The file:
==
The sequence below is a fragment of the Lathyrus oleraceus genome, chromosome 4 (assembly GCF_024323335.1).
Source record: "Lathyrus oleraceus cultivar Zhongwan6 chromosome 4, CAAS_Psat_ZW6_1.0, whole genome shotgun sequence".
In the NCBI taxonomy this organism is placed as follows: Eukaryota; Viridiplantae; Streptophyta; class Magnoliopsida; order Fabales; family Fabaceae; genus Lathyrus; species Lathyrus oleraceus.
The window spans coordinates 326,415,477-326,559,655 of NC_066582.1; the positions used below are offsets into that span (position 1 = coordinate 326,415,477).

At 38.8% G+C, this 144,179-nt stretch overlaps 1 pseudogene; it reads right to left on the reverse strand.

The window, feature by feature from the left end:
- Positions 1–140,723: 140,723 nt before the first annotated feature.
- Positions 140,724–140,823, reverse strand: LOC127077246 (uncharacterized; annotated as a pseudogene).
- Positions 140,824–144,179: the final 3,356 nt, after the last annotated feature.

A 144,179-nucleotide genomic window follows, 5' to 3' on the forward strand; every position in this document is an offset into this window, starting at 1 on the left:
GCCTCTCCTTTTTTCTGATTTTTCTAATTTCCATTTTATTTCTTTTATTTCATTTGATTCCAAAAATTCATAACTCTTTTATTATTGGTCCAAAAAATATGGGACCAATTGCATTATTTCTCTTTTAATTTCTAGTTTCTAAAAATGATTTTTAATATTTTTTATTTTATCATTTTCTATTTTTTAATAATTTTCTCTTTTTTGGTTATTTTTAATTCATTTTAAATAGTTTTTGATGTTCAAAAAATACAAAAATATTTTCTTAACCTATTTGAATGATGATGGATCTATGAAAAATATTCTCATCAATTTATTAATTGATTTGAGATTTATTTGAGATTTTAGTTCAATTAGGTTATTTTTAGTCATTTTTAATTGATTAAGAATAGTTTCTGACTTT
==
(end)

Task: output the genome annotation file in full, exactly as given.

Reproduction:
The sequence below is a fragment of the Lathyrus oleraceus genome, chromosome 4 (assembly GCF_024323335.1).
Source record: "Lathyrus oleraceus cultivar Zhongwan6 chromosome 4, CAAS_Psat_ZW6_1.0, whole genome shotgun sequence".
In the NCBI taxonomy this organism is placed as follows: Eukaryota; Viridiplantae; Streptophyta; class Magnoliopsida; order Fabales; family Fabaceae; genus Lathyrus; species Lathyrus oleraceus.
The window spans coordinates 326,415,477-326,559,655 of NC_066582.1; the positions used below are offsets into that span (position 1 = coordinate 326,415,477).

At 38.8% G+C, this 144,179-nt stretch overlaps 1 pseudogene; it reads right to left on the reverse strand.

The window, feature by feature from the left end:
- Positions 1–140,723: 140,723 nt before the first annotated feature.
- Positions 140,724–140,823, reverse strand: LOC127077246 (uncharacterized; annotated as a pseudogene).
- Positions 140,824–144,179: the final 3,356 nt, after the last annotated feature.

A 144,179-nucleotide genomic window follows, 5' to 3' on the forward strand; every position in this document is an offset into this window, starting at 1 on the left:
GCCTCTCCTTTTTTCTGATTTTTCTAATTTCCATTTTATTTCTTTTATTTCATTTGATTCCAAAAATTCATAACTCTTTTATTATTGGTCCAAAAAATATGGGACCAATTGCATTATTTCTCTTTTAATTTCTAGTTTCTAAAAATGATTTTTAATATTTTTTATTTTATCATTTTCTATTTTTTAATAATTTTCTCTTTTTTGGTTATTTTTAATTCATTTTAAATAGTTTTTGATGTTCAAAAAATACAAAAATATTTTCTTAACCTATTTGAATGATGATGGATCTATGAAAAATATTCTCATCAATTTATTAATTGATTTGAGATTTATTTGAGATTTTAGTTCAATTAGGTTATTTTTAGTCATTTTTAATTGATTAAGAATAGTTTCTGACTTT